Do you know your own mind at 16?

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Do you know your own mind at 16?

Postby Sandra » Thu Jul 12, 2007 9:12 am

Our government (United Kingdom) are discussing plans to raise the age of school leavers from 16 to 18 and lowering the voting age from 18 to 16. Do you agree or do you think 16 years olds know their own mind? Did you leave school before 18, if so do you regret it or was it the best decision you ever made? Do you think 16 year old should be allowed to vote, or is that too big a responsibility for someone so young?
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Postby meadow » Thu Jul 12, 2007 9:29 am

i think it should be 18 all around. school, voting, drinking, driving. i think once you turn 18 you should be considered an adult for everything, period. have it consistent and have it be an age where younger people actually are able to know what they are doing and why they do it. the difference between 16 and 18 is HUGE because of all the brain development going on. i know that for myself, 16 was much, much different maturity wise than 18.

i think part of it stems from the knowledge in this country that you are an adult at 18. you begin to prepare for it and look forward to it in life. i just think 16 is much too young to decide what you want out of life. what i wanted at 16 was quite different than at 18. of course, it's all totally changed in the nearly 20 years since that time.
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Postby bermbits » Thu Jul 12, 2007 10:31 am

Eighteen for most stuff is fine to me. Drinking, however, should be at least 21. There are studies that have shown many males don't develop a sense of consequences of actions until into their 20s. In my weekly online column, I often refer to alcohol and other drugs as Stupid Pills.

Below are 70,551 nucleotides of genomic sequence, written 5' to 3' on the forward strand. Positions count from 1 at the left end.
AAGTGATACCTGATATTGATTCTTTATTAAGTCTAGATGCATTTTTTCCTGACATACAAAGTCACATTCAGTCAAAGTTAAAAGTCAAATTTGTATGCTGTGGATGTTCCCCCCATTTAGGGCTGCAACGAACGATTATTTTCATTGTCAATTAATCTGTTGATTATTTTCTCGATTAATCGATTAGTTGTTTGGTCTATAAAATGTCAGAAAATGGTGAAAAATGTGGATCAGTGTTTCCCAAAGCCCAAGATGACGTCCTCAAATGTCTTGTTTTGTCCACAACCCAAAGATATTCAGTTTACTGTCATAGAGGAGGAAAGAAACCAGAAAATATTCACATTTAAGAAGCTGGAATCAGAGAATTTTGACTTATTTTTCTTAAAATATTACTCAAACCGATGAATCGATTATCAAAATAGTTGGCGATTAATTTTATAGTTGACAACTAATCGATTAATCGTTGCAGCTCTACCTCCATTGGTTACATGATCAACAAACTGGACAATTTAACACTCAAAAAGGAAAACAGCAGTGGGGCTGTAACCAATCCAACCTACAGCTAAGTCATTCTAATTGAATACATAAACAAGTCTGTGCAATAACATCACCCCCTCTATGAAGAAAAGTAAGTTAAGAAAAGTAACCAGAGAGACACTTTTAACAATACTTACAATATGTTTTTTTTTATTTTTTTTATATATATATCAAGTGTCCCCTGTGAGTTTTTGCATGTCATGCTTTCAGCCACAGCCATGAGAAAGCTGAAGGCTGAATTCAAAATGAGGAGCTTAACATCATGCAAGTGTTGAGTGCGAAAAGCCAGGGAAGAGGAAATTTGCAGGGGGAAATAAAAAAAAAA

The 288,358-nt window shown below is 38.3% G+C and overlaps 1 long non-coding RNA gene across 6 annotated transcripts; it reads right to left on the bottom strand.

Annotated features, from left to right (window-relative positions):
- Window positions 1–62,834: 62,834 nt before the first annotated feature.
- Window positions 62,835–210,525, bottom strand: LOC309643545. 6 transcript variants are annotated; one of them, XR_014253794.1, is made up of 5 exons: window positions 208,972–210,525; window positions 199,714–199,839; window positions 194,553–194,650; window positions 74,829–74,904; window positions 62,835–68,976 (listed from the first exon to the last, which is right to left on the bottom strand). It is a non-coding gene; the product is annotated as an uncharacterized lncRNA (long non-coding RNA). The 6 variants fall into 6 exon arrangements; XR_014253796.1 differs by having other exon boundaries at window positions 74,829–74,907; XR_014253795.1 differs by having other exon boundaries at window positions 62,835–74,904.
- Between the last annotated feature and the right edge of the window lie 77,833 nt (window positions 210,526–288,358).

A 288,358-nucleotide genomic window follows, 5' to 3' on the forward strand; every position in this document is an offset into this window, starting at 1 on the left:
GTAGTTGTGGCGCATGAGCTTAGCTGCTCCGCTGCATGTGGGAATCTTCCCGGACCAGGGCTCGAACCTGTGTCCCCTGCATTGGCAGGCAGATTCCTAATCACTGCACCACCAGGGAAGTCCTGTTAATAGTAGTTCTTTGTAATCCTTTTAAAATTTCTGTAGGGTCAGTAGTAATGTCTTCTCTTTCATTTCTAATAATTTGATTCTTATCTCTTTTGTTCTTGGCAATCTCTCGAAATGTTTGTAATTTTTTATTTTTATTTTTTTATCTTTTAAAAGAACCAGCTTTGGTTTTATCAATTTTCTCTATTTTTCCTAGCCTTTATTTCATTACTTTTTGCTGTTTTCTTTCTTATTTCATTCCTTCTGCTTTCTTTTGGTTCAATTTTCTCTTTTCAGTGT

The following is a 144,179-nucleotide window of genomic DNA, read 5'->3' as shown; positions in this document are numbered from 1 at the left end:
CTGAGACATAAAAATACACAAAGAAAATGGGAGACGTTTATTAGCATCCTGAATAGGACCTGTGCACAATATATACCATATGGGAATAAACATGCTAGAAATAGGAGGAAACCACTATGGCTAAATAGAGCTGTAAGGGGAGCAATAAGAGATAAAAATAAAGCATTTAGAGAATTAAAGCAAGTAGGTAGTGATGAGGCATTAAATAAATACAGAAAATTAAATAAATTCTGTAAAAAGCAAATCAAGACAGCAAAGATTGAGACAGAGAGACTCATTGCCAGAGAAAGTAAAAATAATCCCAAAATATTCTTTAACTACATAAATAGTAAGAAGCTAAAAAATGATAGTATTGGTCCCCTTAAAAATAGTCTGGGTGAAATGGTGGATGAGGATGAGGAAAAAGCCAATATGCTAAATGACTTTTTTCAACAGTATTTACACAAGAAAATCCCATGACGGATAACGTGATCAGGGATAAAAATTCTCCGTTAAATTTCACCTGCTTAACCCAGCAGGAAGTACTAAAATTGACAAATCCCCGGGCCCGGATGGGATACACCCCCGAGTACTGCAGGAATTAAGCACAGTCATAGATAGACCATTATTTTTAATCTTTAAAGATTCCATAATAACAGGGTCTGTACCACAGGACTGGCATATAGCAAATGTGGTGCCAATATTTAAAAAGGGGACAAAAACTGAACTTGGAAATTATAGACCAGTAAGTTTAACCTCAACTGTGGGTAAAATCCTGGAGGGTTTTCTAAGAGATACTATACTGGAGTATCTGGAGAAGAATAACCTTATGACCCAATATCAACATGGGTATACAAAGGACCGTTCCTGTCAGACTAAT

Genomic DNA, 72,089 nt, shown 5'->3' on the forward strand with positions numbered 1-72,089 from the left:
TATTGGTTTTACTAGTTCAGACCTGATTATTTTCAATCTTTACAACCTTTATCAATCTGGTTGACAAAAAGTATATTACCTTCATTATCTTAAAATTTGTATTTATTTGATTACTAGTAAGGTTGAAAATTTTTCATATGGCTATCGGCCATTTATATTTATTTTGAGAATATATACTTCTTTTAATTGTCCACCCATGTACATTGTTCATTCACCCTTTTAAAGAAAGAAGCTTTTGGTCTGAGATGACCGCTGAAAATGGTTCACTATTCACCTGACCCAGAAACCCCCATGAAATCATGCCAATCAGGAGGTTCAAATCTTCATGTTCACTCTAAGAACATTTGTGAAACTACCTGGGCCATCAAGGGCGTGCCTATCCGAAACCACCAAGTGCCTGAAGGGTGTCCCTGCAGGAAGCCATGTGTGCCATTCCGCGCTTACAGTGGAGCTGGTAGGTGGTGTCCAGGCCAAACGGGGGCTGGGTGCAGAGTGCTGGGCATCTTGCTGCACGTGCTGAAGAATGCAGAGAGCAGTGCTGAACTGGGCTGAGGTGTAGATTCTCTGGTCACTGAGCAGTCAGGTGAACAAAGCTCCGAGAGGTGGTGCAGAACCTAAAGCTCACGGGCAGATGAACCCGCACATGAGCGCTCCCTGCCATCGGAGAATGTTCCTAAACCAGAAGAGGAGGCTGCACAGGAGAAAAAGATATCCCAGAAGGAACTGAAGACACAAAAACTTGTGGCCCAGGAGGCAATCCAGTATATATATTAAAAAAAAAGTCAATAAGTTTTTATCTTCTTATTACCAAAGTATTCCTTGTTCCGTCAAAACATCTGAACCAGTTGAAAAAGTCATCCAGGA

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Postby meadow » Thu Jul 12, 2007 10:39 am

but don't you feel that if someone is old enough to vote and join the military they should be old enough to drink? they can do everything but drink??? that just makes the stupid ones want to run out and drink even more and do it illegally.

i feel if you are going to die for your country in the military, you ought to be able to have a beer if you want. you can choose to kill people with guns then you can have a few drinks.
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Postby bermbits » Thu Jul 12, 2007 5:49 pm

Since you mentioned it, maybe the military enlistment age should be raised to 21. Then we wouldn't have the problem.
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Postby van » Thu Jul 12, 2007 5:57 pm

Kia ora Sandra

Here too, NZ, the Greens are trying this tactic
Interestingly the higher achievers in this age group are against the move
I left school at 16 and regret not having gone further
At that time a minimum pass of 60% was required in English, and as a new arrival I had my problems
To this day, English grammar defeats me, nouns,pro-nouns, verbs, adjectives etc are so much Double Dutch to me :D
Of my 6 kids, all but the youngest left at 15-16
3 have nothing to show for it, but 3 have themselves setup for the future whatever promises that holds
Having said all that, I am content with my life as it could have turned out much worse

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Postby solana » Thu Jul 12, 2007 7:16 pm